A Banqueter's Guide to the All-Night Soup Kitchen of the Kingdom of God

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When Jesus spoke at the tale he provided instructions for his disciples to follow. A Banqueter's Guide to the al-Night Soup Kitchen of the Kingdom of God views those teachings as a set of guidelines for us to follow in al areas of life. Through the study of metaphors commonly used to describe the Eucharist, this book connects the Eucharist and Jesus' words and actions with current issues in society. Each chapter defines a metaphor associated with the Eucharist and explores its moral, social, and ethical ...

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Overview

When Jesus spoke at the tale he provided instructions for his disciples to follow. A Banqueter's Guide to the al-Night Soup Kitchen of the Kingdom of God views those teachings as a set of guidelines for us to follow in al areas of life. Through the study of metaphors commonly used to describe the Eucharist, this book connects the Eucharist and Jesus' words and actions with current issues in society. Each chapter defines a metaphor associated with the Eucharist and explores its moral, social, and ethical implications. Readers will become more aware of the need for social justice as they identify with the parables and guidance of Jesus.

Chapters are: Take and Eat," *Breaking Bread, - *This is My Body, - and *An Unbloody Sacrifice. -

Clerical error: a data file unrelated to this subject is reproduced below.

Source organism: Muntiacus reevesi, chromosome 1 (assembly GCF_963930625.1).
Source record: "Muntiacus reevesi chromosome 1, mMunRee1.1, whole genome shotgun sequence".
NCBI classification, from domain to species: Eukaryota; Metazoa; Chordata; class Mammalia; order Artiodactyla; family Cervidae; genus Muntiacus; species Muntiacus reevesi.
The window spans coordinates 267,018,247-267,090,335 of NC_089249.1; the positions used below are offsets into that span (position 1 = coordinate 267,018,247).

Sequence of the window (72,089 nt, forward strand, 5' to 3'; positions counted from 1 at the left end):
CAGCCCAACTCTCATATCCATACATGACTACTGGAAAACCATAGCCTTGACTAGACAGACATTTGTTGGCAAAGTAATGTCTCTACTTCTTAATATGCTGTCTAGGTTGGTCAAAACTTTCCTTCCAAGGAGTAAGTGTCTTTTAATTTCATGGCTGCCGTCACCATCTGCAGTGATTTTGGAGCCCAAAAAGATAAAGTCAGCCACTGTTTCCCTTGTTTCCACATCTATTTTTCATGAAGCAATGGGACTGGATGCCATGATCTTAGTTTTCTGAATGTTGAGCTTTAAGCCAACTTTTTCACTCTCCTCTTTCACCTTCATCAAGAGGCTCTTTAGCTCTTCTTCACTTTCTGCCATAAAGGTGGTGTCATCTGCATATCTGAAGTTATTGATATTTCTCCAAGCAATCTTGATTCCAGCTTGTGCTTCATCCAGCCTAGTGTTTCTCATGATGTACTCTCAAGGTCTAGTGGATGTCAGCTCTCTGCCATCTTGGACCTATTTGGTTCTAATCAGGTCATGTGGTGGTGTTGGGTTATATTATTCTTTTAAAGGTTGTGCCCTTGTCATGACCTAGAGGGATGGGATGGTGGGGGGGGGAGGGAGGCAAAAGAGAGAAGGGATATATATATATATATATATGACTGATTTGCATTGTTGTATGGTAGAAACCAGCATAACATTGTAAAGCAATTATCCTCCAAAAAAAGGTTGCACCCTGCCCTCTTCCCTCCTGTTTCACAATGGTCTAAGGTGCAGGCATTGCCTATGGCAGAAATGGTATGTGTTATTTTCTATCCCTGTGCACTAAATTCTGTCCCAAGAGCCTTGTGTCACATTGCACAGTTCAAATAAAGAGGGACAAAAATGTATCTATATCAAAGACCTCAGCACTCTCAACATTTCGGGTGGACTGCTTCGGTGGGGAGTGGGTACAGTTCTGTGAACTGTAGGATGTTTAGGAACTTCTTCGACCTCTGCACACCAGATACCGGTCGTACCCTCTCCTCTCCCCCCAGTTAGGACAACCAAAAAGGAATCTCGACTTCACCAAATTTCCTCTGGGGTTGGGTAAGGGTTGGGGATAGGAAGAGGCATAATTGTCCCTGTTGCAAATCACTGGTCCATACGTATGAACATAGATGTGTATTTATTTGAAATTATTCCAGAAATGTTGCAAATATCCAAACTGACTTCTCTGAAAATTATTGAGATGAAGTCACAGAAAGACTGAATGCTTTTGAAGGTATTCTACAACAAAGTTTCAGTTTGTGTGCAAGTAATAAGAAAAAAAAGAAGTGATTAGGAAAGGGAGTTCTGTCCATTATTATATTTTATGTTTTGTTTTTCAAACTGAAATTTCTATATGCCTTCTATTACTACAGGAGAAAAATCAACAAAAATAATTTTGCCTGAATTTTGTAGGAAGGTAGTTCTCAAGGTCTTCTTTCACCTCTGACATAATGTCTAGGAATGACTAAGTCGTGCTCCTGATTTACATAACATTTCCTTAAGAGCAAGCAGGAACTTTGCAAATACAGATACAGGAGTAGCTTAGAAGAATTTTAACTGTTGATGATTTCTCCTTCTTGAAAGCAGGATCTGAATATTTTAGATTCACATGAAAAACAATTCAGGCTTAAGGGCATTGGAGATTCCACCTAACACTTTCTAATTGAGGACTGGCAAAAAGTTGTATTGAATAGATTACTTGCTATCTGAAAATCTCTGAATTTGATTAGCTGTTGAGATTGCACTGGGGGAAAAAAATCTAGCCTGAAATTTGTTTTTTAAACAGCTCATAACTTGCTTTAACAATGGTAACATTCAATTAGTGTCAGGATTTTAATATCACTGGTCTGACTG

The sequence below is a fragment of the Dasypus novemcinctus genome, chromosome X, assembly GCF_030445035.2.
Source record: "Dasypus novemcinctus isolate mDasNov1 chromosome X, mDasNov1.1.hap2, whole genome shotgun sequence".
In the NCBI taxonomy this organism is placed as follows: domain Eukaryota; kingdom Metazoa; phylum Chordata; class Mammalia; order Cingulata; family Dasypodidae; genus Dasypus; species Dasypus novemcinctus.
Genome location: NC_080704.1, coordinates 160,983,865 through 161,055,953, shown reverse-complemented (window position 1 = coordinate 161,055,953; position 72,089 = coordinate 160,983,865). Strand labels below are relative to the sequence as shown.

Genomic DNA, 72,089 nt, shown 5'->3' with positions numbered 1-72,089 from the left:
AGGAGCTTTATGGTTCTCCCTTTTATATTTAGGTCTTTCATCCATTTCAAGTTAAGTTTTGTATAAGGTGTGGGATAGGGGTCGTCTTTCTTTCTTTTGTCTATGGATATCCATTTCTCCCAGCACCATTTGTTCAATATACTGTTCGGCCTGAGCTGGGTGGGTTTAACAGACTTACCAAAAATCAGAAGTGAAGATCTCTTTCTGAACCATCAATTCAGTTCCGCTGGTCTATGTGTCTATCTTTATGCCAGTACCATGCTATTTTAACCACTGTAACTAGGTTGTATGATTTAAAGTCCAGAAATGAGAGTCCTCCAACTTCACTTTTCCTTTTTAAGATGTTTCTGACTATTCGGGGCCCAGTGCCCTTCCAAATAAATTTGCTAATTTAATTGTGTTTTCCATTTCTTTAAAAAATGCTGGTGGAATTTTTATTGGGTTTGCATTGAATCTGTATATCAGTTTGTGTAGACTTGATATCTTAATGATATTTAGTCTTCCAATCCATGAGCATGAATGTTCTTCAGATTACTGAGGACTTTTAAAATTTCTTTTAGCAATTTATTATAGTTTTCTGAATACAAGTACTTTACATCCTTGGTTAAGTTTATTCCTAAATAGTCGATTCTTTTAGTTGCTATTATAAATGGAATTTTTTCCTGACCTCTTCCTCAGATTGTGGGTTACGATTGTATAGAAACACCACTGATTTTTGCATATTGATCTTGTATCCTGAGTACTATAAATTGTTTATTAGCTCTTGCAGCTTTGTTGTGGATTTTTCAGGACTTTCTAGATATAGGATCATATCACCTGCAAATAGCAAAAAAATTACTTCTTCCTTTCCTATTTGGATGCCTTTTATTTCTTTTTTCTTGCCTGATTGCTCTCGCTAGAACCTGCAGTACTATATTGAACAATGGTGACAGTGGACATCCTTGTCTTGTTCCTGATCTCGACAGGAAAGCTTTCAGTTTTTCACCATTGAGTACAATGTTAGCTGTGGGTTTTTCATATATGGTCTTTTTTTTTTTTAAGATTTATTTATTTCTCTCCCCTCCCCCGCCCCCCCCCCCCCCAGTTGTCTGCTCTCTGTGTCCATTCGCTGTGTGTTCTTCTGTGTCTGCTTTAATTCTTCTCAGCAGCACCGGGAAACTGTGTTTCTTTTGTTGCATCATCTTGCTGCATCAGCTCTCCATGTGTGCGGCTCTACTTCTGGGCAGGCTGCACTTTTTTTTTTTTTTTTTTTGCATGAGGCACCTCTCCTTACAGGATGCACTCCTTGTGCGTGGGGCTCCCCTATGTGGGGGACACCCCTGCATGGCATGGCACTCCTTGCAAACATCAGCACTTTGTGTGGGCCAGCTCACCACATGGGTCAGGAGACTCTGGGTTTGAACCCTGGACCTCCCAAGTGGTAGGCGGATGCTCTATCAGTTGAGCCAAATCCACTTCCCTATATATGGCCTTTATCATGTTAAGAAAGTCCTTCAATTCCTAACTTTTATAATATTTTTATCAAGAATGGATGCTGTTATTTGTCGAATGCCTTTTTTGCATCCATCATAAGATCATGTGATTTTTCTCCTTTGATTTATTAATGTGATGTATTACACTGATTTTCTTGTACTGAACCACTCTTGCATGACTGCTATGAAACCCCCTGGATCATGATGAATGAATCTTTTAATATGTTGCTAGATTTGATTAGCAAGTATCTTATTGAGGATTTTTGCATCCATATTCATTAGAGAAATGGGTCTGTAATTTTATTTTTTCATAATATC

Patrick T. McCormick, STP, is associate professor of Christian ethics at Gonzaga University, Spokane, Washington.

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Editorial Reviews

From the Publisher

[F]resh reading of the tradition that includes a careful exegesis of Scripture, official church documents, the writings of the United States Conference of Catholic Bishops, the Catechism of the Catholic Church, and the writings of a diverse group of theologians. . . . it is highly recommended both for individual and group study.
Rite

Regardless of whether a person's formative years were before, during, or after the Second Vatican Council, the content and style of this book invite meaningful reflection on the relationship between the Eucharist and justice.
New Theology Review

If you are concerned at all about the poor around us, this book will stir you to action.
Liguorian

. . . well worth the read for pastoral ministers—in particular, preachers, liturgists, and catechists.
Pastoral Music

. . . a good discussion starter for a faith-sharing community with special interest in Catholic social teaching.
Buena Vista Resource Page

Many authors acknowledge the connection between Eucharist and justice. Pat McCormick goes a big step further by explaining and illustrating the connection. He does so using clever and colorful prose that will delight readers and enrich their spirits.
Kenneth R. Himes, O.F.M., Chair, Department of Theology, Boston College

A profound meditation on the intersection of liturgy and discipleship. We see just how Eucharist leads us to a life for justice - and nourishes us to achieve it. What a joy when scholarship is yoked to realism - and placed at the service of believers. A rich resource for reflection by liturgy teams, preachers, adult education groups, and gatherings of believers meeting for Lenten renewal. This book would make a valuable gift from pastors to the members of their congregations.